For instance, the phones we own, the websites we use and the cars we drive all rely on design solutions that are to a large extent provided by creative arts graduates. And they are the ones who, in many cases, direct the social media and advertising campaigns that bring these products to our attention.
Nine out of ten jobs in the creative industries are at low or no risk of automation
Value of the creative industries
Creative industries are a vital part of the UK economy, contributing in 2015:
- £91.8billion in gross value added
- 9.4% of UK service exports
- 5.2% of total exports (a net exporter)
- nearly 2 million British jobs.4
That's 700,000 more employees than the financial industry and £8billion more than the automotive industry.5 On top of that, other sectors such as manufacturing use techniques developed in the creative industries to add value.
For example, 3D modelling pioneered in the games industry is being used by Rolls Royce to improve their understanding of engines.6
In addition, employees in creative arts are better placed than most to weather the new industrial revolution.
Automation, artificial intelligence (AI) and machine learning are causing widespread disruption that is set to change the way that people work and the roles that they do. But nine out of ten jobs in the creative industries are at low or no risk of automation, meaning that their share of the workforce is actually likely to increase.7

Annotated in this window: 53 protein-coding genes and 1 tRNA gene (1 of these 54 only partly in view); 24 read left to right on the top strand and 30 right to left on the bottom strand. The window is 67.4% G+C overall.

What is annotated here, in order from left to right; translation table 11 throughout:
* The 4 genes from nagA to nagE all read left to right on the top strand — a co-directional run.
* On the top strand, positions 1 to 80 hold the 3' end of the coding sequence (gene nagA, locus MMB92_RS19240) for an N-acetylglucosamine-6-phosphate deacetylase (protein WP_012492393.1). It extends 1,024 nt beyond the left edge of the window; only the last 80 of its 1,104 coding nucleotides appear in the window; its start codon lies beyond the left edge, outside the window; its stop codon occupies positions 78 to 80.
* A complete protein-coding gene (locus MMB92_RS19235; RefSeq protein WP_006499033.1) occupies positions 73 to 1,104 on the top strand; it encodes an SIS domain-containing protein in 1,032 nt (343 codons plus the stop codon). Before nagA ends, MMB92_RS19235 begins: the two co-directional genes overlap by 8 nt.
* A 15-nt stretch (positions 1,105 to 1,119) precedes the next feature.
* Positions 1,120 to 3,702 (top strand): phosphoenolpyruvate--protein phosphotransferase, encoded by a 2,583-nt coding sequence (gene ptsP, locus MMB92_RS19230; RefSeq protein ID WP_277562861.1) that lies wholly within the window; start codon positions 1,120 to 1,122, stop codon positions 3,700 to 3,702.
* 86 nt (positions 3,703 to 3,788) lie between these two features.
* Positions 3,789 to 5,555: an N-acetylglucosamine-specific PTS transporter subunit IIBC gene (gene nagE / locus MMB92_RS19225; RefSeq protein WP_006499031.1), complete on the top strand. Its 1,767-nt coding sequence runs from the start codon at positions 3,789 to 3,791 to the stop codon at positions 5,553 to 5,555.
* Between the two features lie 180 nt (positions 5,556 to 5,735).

Future of the creative arts
In September 2017, the Bazalgette review predicted that creative arts have the potential to add a further:
- £128billion to the economy by 2025
- one million jobs by 2030.8
The report made numerous recommendations on how the government could achieve this and support growth in creative industries.
One suggestion was that a new £500million fund should be awarded to creative institutions that have the most innovative ideas. The report stressed that this fund must be spread throughout the country and not just be used to strengthen the country's leading creative clusters - mostly located in London.